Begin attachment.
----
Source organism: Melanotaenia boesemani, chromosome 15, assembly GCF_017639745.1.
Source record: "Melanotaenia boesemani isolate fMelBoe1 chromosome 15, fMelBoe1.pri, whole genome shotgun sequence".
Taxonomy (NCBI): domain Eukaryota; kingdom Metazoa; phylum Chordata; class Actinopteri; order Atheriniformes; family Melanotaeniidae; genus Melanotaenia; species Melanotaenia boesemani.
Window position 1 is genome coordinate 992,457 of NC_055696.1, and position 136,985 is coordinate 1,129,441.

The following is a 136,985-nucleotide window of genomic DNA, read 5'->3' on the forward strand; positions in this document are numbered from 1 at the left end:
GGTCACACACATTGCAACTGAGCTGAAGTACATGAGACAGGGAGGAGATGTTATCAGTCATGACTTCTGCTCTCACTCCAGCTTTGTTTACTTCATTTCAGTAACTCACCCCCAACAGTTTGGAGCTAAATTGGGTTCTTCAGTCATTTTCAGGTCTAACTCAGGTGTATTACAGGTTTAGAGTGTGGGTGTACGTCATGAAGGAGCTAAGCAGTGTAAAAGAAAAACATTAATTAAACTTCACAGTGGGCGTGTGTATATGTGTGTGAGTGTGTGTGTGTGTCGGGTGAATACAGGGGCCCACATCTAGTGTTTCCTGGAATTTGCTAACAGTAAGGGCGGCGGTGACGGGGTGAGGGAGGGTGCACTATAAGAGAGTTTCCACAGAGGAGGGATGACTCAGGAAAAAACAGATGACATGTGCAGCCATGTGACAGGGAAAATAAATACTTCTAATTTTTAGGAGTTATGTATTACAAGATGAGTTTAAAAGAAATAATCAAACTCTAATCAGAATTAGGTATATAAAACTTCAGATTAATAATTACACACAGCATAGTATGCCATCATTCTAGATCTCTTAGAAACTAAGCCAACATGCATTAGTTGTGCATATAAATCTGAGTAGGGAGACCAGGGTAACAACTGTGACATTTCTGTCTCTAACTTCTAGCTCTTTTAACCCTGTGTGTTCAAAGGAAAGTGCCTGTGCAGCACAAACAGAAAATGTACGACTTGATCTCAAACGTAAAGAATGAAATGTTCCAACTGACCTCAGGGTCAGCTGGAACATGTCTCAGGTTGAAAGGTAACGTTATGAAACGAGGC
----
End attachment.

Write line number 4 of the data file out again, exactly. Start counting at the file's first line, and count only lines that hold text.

Window position 1 is genome coordinate 992,457 of NC_055696.1, and position 136,985 is coordinate 1,129,441.